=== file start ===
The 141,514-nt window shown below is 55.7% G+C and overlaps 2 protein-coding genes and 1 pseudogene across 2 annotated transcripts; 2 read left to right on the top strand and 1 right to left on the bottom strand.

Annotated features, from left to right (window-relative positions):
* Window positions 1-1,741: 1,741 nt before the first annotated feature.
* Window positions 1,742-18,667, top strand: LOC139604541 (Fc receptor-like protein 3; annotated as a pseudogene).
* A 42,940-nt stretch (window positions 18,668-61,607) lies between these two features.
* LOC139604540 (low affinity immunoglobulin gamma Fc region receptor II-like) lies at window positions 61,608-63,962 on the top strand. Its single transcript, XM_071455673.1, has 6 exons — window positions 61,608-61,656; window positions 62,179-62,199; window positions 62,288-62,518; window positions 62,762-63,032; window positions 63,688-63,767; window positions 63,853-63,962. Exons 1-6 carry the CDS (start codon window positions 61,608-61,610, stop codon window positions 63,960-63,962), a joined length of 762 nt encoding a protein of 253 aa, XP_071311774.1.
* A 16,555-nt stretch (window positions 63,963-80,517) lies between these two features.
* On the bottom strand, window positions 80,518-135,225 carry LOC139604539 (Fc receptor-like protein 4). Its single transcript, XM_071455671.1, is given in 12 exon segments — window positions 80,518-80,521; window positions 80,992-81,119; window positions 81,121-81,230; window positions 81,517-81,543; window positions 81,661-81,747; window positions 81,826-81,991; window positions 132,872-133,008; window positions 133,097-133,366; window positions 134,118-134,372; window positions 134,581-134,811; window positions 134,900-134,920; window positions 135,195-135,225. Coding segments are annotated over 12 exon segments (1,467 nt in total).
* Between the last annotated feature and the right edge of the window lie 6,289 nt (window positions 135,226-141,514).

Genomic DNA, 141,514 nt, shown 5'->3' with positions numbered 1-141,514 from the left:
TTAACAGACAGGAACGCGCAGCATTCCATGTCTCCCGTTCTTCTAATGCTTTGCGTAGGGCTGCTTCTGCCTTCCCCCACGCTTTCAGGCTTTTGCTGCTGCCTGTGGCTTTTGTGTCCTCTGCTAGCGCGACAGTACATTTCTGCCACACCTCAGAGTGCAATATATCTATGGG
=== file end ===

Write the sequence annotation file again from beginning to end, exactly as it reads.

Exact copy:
The 141,514-nt window shown below is 55.7% G+C and overlaps 2 protein-coding genes and 1 pseudogene across 2 annotated transcripts; 2 read left to right on the top strand and 1 right to left on the bottom strand.

Annotated features, from left to right (window-relative positions):
* Window positions 1-1,741: 1,741 nt before the first annotated feature.
* Window positions 1,742-18,667, top strand: LOC139604541 (Fc receptor-like protein 3; annotated as a pseudogene).
* A 42,940-nt stretch (window positions 18,668-61,607) lies between these two features.
* LOC139604540 (low affinity immunoglobulin gamma Fc region receptor II-like) lies at window positions 61,608-63,962 on the top strand. Its single transcript, XM_071455673.1, has 6 exons — window positions 61,608-61,656; window positions 62,179-62,199; window positions 62,288-62,518; window positions 62,762-63,032; window positions 63,688-63,767; window positions 63,853-63,962. Exons 1-6 carry the CDS (start codon window positions 61,608-61,610, stop codon window positions 63,960-63,962), a joined length of 762 nt encoding a protein of 253 aa, XP_071311774.1.
* A 16,555-nt stretch (window positions 63,963-80,517) lies between these two features.
* On the bottom strand, window positions 80,518-135,225 carry LOC139604539 (Fc receptor-like protein 4). Its single transcript, XM_071455671.1, is given in 12 exon segments — window positions 80,518-80,521; window positions 80,992-81,119; window positions 81,121-81,230; window positions 81,517-81,543; window positions 81,661-81,747; window positions 81,826-81,991; window positions 132,872-133,008; window positions 133,097-133,366; window positions 134,118-134,372; window positions 134,581-134,811; window positions 134,900-134,920; window positions 135,195-135,225. Coding segments are annotated over 12 exon segments (1,467 nt in total).
* Between the last annotated feature and the right edge of the window lie 6,289 nt (window positions 135,226-141,514).

Genomic DNA, 141,514 nt, shown 5'->3' with positions numbered 1-141,514 from the left:
TTAACAGACAGGAACGCGCAGCATTCCATGTCTCCCGTTCTTCTAATGCTTTGCGTAGGGCTGCTTCTGCCTTCCCCCACGCTTTCAGGCTTTTGCTGCTGCCTGTGGCTTTTGTGTCCTCTGCTAGCGCGACAGTACATTTCTGCCACACCTCAGAGTGCAATATATCTATGGG